On a perfect spring morning in the fishing village of Rockport on Cape Ann, Massachusetts, just a few lobster boats are moored in the calm harbor.
In the 1970’s I was a volunteer deckhand, folksinger, and event organizer on sloop Clearwater. This photograph was made during one of many short sails on the Hudson River and New York Harbor.
The rolling pastures of Appleton Farms in Ipswich, MA are a frequent refuge for me when I need to feel at peace. I roam the dusty roads between the old field, camera and tripod in hand. Here in Essex County, MA, not far from my home in the suburbs north of Boston, even the herd of 40 grass-fed dairy cows seem to know that all will be well.
With my camera shielded by an umbrella mounted on a tripod with a “Superclamp”, I grabbed this shot of a pond in Harold Parker State Forest in North Andover, MA.
Cape Ann’s jagged coast and its fishing and sailing heritage, continue to inspire my camera and my soul. Recently, I’ve been exploring boat-building shops, looking for examples of traditional handiwork. Marine architect and boatbuilder Harold Burnham is currently building the pinky schooner Ardelle.
Today for some reason I had an urge to go hiking in the Colorado Rockies again. You can join me…on this short slide show.
Sublime snowshoeing conditions
© Copyright Paul Mozell On the day of the wonderful Blizzard of January 12, 2011 I dug out my all wheel drive car, and hit the partially plowed and nearly empty streets at 6:30 AM. My assignment was to capture the essence of the storm and upload files by 8:00 AM. After photographing a few adventuresome rail commuters at the MBTA station in town, I went immediately to the town green, where I had a strong sense that something photographically interesting would appear. Silly me, I left my snowshoes at home. There were great 3 foot drifts in the windswept park landscape. The wet, sticky snow melted the moment in hit my camera and tripod, and I constantly wiped away the water droplets with a super-absorbant swim towel. I set the exposure compensation on my weather-resistant Nikon D300 for +1.7 stops, knowing that the camera’s meter wanted to underexpose the images in the bright white scene. That brought the histogram over to the right side, just missing being clipped. Some of the exposures appeared as if they had been taken in a driving rain, because I could not keep up with the wiping. But this snap was just perfect, the melting flakes diffused the light in what I deem, were just the right places. You are welcome to agree, or disagree! I also photographed snow-covered playground equipment, snowy earth moving equipment at rest, a great family sledding, and utility workers repairing some downed power lines. What a day.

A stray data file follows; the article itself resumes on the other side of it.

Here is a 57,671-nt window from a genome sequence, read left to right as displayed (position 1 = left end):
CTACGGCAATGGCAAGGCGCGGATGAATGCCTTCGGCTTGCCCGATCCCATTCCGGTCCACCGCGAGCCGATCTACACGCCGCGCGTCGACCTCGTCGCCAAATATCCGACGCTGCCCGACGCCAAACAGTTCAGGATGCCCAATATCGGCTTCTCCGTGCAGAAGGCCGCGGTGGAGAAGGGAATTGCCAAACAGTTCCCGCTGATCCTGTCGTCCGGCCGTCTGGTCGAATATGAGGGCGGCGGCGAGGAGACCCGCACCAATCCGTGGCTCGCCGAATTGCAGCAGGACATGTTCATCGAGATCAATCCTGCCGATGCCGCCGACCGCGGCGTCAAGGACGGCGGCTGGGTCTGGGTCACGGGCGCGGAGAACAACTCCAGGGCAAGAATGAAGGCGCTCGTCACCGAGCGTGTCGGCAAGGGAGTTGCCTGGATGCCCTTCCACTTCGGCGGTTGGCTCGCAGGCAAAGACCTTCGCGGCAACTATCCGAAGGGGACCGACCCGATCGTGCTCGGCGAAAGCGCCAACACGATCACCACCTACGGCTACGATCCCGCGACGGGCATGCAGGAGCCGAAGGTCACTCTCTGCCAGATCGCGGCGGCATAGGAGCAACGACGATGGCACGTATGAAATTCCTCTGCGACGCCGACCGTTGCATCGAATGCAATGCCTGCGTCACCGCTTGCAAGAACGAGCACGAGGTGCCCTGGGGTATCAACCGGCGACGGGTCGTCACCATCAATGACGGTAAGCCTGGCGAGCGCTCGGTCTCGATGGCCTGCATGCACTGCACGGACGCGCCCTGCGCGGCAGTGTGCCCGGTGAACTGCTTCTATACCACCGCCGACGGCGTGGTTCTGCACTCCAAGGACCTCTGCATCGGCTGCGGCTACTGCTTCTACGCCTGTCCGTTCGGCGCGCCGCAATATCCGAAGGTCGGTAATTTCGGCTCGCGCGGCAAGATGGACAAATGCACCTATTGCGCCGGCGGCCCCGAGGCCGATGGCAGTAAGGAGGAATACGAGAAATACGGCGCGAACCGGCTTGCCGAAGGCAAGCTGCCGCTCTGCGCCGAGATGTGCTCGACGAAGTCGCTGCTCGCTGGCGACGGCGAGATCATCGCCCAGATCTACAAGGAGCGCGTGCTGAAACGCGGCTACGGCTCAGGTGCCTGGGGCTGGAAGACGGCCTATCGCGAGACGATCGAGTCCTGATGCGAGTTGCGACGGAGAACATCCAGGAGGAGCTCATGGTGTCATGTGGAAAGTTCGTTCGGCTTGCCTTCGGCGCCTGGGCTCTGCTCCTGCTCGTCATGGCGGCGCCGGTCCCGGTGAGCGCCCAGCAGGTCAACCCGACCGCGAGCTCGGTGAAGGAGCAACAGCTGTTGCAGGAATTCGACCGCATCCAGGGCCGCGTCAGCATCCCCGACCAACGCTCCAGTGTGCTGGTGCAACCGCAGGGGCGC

As the stormy weather of the last week blew out to sea, I had just one day to get up to Vermont and photograph a bridge over the Connecticut River for a client. I was dying to get in some time for foliage photography as well.
When the heirloom tomatoes start coming in at Verrill Farm in Concord, MA, I’m in vegetable heaven. This year’s corn is sweet and firm too, and all the veggies want to be photographed. Support your local farmers… and eat well!